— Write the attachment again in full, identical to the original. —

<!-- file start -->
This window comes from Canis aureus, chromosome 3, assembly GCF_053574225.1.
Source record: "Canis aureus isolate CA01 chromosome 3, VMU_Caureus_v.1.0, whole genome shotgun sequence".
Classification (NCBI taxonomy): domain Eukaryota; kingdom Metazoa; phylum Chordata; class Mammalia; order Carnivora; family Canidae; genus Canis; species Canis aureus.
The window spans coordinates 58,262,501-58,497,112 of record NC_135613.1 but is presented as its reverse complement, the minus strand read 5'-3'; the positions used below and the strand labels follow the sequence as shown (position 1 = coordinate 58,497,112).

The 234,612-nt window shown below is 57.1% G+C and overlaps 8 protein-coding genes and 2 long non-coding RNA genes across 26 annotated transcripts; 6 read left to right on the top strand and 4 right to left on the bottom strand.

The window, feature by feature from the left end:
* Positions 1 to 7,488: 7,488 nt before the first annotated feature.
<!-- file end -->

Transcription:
This window comes from Canis aureus, chromosome 3, assembly GCF_053574225.1.
Source record: "Canis aureus isolate CA01 chromosome 3, VMU_Caureus_v.1.0, whole genome shotgun sequence".
Classification (NCBI taxonomy): domain Eukaryota; kingdom Metazoa; phylum Chordata; class Mammalia; order Carnivora; family Canidae; genus Canis; species Canis aureus.
The window spans coordinates 58,262,501-58,497,112 of record NC_135613.1 but is presented as its reverse complement, the minus strand read 5'-3'; the positions used below and the strand labels follow the sequence as shown (position 1 = coordinate 58,497,112).

The 234,612-nt window shown below is 57.1% G+C and overlaps 8 protein-coding genes and 2 long non-coding RNA genes across 26 annotated transcripts; 6 read left to right on the top strand and 4 right to left on the bottom strand.

The window, feature by feature from the left end:
* Positions 1 to 7,488: 7,488 nt before the first annotated feature.